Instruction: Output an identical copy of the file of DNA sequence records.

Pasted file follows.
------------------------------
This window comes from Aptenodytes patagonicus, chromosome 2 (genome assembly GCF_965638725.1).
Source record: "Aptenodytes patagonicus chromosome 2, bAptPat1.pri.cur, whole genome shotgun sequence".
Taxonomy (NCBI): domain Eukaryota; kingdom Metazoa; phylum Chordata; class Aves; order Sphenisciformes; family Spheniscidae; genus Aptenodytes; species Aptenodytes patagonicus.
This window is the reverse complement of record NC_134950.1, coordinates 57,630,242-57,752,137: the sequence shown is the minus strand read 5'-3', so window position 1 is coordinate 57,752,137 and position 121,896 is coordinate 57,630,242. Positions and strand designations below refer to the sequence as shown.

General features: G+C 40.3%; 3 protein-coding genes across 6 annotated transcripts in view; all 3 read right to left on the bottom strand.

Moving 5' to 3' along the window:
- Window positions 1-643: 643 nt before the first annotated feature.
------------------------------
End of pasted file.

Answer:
This window comes from Aptenodytes patagonicus, chromosome 2 (genome assembly GCF_965638725.1).
Source record: "Aptenodytes patagonicus chromosome 2, bAptPat1.pri.cur, whole genome shotgun sequence".
Taxonomy (NCBI): domain Eukaryota; kingdom Metazoa; phylum Chordata; class Aves; order Sphenisciformes; family Spheniscidae; genus Aptenodytes; species Aptenodytes patagonicus.
This window is the reverse complement of record NC_134950.1, coordinates 57,630,242-57,752,137: the sequence shown is the minus strand read 5'-3', so window position 1 is coordinate 57,752,137 and position 121,896 is coordinate 57,630,242. Positions and strand designations below refer to the sequence as shown.

General features: G+C 40.3%; 3 protein-coding genes across 6 annotated transcripts in view; all 3 read right to left on the bottom strand.

Moving 5' to 3' along the window:
- Window positions 1-643: 643 nt before the first annotated feature.